For many families, learning from home has been one of the toughest challenges of the COVID-19 lockdowns. But one aspect of home schooling that is often overlooked is the potential impact it can have on eye health. With many lessons now taking place online, those hours spent on Zoom or Microsoft Teams calls are racking up, with screentime on digital devices going through the roof.
What is that doing to our vision and how can we reduce the potential for eye strain?
More time in front of screens, whether for college or for fun and connection, can result in eye strain, fatigue and headaches, but there are a few simple ways you can
protect your eyes during a time when screens are a bigger part of everyday life.
We’re delighted to share this guest blog from the award-winning Tompkins Knight & Son Optometrists, based in Kingsley Road, Northampton – sharing their
top tips for keeping your eyes healthy during lockdown.
Keep a safe distance from devices
Historically, a typical reading distance was about 40cm but, with the advent of tablets and smartphones, we are now seeing that reduced to between 25cm and 30cm.
At this distance, the eyes turn in to focus on the screen, as opposed to being relaxed and in the straight-ahead position when looking at something further away. After a while, this can lead to fatigue of the eye muscles, which can cause headaches or other vision problems.
While research doesn’t yet evidence an indisputable link between screen usage and myopia in young people, the condition is on the rise. One in four parents had a child with myopia in 2018, an increase of 25 per cent from just 40 years ago.
If left untreated, myopia can lead to a higher propensity for developing serious eye diseases later in life, including myopic macular degeneration, retinal detachment, cataracts and glaucoma.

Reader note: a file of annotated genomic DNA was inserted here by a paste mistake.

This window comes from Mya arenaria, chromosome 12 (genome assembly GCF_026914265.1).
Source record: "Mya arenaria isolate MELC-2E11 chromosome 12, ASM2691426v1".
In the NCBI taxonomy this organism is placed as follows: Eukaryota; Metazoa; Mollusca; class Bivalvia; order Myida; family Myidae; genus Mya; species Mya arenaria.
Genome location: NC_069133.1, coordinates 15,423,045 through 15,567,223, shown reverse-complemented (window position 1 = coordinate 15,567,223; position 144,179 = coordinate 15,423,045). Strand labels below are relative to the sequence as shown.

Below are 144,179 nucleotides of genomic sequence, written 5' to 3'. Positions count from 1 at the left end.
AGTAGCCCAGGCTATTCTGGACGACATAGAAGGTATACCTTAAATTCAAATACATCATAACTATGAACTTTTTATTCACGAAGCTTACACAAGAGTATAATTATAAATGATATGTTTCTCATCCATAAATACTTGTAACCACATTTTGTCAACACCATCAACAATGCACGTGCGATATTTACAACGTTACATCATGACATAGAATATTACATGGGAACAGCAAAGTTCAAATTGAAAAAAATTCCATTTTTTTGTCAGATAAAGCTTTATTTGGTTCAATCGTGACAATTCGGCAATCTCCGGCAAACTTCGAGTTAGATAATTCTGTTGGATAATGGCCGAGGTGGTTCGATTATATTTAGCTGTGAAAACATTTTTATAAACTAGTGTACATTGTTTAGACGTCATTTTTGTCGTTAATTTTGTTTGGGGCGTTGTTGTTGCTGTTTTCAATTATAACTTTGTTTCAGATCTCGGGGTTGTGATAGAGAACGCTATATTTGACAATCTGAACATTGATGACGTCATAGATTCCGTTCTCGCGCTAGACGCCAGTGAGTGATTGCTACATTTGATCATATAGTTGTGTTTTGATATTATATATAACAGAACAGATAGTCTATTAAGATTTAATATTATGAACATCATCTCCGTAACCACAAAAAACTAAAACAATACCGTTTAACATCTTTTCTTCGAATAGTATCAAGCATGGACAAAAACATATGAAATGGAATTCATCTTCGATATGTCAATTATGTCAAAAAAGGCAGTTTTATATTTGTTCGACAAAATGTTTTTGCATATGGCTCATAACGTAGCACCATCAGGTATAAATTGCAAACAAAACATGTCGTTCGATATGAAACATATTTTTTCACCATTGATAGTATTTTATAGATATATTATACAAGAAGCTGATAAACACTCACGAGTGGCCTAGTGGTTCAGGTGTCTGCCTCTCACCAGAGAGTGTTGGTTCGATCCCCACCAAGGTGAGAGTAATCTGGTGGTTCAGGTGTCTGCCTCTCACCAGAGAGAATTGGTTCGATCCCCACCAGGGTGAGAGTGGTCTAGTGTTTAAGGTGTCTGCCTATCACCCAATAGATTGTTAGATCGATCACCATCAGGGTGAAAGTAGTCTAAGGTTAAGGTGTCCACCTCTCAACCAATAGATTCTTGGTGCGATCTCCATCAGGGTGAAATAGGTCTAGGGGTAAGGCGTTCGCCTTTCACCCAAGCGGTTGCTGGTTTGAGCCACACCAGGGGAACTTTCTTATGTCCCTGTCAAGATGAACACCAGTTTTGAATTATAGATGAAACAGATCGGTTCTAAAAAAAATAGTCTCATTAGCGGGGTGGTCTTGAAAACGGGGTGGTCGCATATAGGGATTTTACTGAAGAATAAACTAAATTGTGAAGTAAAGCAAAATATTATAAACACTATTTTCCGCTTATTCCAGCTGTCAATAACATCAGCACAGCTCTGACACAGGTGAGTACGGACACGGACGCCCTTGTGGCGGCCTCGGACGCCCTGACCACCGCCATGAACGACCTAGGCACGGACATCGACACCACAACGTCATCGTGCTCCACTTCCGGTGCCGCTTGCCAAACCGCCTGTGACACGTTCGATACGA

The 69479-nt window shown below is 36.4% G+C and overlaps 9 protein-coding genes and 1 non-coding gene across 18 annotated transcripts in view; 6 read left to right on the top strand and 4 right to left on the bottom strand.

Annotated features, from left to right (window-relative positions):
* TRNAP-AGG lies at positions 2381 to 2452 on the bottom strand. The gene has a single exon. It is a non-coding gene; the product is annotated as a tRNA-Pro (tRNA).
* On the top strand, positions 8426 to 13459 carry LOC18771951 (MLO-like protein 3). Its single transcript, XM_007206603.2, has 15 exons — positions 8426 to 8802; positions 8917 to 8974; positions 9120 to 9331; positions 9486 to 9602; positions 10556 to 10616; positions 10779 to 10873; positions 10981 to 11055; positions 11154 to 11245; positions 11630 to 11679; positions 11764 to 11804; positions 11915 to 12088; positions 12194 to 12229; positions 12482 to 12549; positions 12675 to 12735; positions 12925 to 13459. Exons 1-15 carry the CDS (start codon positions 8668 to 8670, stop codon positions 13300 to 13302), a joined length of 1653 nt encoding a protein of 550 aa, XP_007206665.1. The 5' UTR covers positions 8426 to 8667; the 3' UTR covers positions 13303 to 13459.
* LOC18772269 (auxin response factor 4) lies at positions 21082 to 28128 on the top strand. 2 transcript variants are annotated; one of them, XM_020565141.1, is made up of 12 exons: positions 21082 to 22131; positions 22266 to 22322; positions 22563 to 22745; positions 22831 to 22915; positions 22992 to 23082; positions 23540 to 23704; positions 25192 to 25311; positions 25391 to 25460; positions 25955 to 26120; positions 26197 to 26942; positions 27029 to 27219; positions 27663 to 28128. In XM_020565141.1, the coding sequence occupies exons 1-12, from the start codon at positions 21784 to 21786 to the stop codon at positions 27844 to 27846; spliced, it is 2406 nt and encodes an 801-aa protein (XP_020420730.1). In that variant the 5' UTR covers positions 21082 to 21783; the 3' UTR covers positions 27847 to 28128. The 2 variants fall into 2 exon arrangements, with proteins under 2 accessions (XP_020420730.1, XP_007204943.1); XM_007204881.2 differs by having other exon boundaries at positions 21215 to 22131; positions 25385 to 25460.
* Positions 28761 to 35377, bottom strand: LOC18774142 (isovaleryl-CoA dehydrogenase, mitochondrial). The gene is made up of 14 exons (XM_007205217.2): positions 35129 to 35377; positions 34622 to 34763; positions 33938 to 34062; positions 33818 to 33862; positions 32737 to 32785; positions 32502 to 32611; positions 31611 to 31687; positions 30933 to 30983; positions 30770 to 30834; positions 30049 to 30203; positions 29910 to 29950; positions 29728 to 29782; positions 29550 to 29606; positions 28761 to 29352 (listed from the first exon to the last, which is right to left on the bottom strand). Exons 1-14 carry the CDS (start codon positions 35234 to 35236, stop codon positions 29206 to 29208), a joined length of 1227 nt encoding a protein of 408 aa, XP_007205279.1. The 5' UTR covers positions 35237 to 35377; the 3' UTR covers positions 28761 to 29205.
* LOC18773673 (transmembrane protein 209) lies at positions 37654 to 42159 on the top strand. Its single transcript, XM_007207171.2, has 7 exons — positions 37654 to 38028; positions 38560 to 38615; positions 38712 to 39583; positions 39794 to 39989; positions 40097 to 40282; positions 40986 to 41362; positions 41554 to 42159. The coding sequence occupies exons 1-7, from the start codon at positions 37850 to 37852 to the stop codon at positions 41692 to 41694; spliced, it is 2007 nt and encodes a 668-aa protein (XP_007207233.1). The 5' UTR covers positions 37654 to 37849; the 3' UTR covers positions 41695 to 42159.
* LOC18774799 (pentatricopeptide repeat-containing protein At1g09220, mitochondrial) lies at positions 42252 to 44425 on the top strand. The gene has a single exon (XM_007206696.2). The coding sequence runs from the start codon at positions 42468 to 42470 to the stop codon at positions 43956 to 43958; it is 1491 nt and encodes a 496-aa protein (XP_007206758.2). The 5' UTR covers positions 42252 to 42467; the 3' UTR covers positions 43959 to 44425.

By keeping digital devices about two feet away and at eye level or slightly below, it’s possible to limit eye strain.
Take regular breaks
The 20/20/20 Rule is a good guide to follow. Every 20 minutes you need to look up at something 20 feet away for at least 20 seconds. This gives eyes a break and a return to their natural position.
Another emerging school of thought is ‘30/30/Out’ – which suggests 30 minutes of screentime at 30cm before heading outside for 30 minutes.
Taking regular screen breaks is likely to be more effective than depending on gadgets such as blue-light-blocking glasses which claim to reduce eye strain and fatigue. If you’re going to invest in anything, buy a good quality pair of sunglasses to wear outdoors, protecting your eyes against the effects of prolonged ultraviolet light exposure from the sun.
Watch for signs of vision issues
Headaches, excessive blinking, eye rubbing, and feeling tired or cranky are potential warning signs that you are having vision trouble. Avoiding glare can be helpful
— adjust the screen brightness down for indoor usage and try not to use digital devices outdoors.
Dry eye disease is another consideration when it comes to eye health. When people read, particularly on digital devices, blink rates can be significantly reduced which
can lead to dry eyes. Pay attention to this and make sure you are blinking regularly when looking at a screen. A good exercise to follow is to occasionally blink 30 times in succession before closing your eyes completely for 30 seconds.
Don’t skip eye examinations
Eye examinations are essential to identifying potential issues with your eyesight and you shouldn’t be put off just because of the pandemic. We have introduced a
range of guidelines and safety protocols for seeing patients safely and can even do appointments remotely if you would prefer not to travel.
For more information on eye health in young people visit https://www.tks-optometrists.co.uk/children-teenagers-eyecare/